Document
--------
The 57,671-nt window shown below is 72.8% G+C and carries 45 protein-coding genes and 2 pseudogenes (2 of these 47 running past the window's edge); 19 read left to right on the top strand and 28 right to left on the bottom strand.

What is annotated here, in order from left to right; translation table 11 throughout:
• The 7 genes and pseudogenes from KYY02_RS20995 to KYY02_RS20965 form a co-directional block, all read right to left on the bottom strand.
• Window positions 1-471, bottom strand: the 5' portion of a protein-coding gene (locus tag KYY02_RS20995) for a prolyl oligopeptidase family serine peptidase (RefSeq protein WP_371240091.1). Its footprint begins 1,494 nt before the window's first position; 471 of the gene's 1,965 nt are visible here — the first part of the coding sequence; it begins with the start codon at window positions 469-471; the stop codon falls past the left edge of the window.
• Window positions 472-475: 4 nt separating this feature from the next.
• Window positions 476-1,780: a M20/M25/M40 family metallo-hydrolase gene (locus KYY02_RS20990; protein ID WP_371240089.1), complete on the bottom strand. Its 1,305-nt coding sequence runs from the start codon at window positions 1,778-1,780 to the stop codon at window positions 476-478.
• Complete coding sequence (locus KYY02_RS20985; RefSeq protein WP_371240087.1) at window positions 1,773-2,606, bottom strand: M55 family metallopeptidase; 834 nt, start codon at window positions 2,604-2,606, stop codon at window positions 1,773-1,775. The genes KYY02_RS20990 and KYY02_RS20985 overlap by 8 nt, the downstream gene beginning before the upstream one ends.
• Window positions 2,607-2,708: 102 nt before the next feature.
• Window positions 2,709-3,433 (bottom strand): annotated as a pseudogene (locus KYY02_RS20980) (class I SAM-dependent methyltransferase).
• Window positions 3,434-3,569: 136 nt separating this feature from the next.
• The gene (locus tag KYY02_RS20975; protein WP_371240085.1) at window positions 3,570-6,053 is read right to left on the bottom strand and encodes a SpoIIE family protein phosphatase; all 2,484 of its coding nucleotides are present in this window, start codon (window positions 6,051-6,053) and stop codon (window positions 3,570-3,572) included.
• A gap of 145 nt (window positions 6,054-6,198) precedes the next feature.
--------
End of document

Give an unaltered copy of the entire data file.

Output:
The 57,671-nt window shown below is 72.8% G+C and carries 45 protein-coding genes and 2 pseudogenes (2 of these 47 running past the window's edge); 19 read left to right on the top strand and 28 right to left on the bottom strand.

What is annotated here, in order from left to right; translation table 11 throughout:
• The 7 genes and pseudogenes from KYY02_RS20995 to KYY02_RS20965 form a co-directional block, all read right to left on the bottom strand.
• Window positions 1-471, bottom strand: the 5' portion of a protein-coding gene (locus tag KYY02_RS20995) for a prolyl oligopeptidase family serine peptidase (RefSeq protein WP_371240091.1). Its footprint begins 1,494 nt before the window's first position; 471 of the gene's 1,965 nt are visible here — the first part of the coding sequence; it begins with the start codon at window positions 469-471; the stop codon falls past the left edge of the window.
• Window positions 472-475: 4 nt separating this feature from the next.
• Window positions 476-1,780: a M20/M25/M40 family metallo-hydrolase gene (locus KYY02_RS20990; protein ID WP_371240089.1), complete on the bottom strand. Its 1,305-nt coding sequence runs from the start codon at window positions 1,778-1,780 to the stop codon at window positions 476-478.
• Complete coding sequence (locus KYY02_RS20985; RefSeq protein WP_371240087.1) at window positions 1,773-2,606, bottom strand: M55 family metallopeptidase; 834 nt, start codon at window positions 2,604-2,606, stop codon at window positions 1,773-1,775. The genes KYY02_RS20990 and KYY02_RS20985 overlap by 8 nt, the downstream gene beginning before the upstream one ends.
• Window positions 2,607-2,708: 102 nt before the next feature.
• Window positions 2,709-3,433 (bottom strand): annotated as a pseudogene (locus KYY02_RS20980) (class I SAM-dependent methyltransferase).
• Window positions 3,434-3,569: 136 nt separating this feature from the next.
• The gene (locus tag KYY02_RS20975; protein WP_371240085.1) at window positions 3,570-6,053 is read right to left on the bottom strand and encodes a SpoIIE family protein phosphatase; all 2,484 of its coding nucleotides are present in this window, start codon (window positions 6,051-6,053) and stop codon (window positions 3,570-3,572) included.
• A gap of 145 nt (window positions 6,054-6,198) precedes the next feature.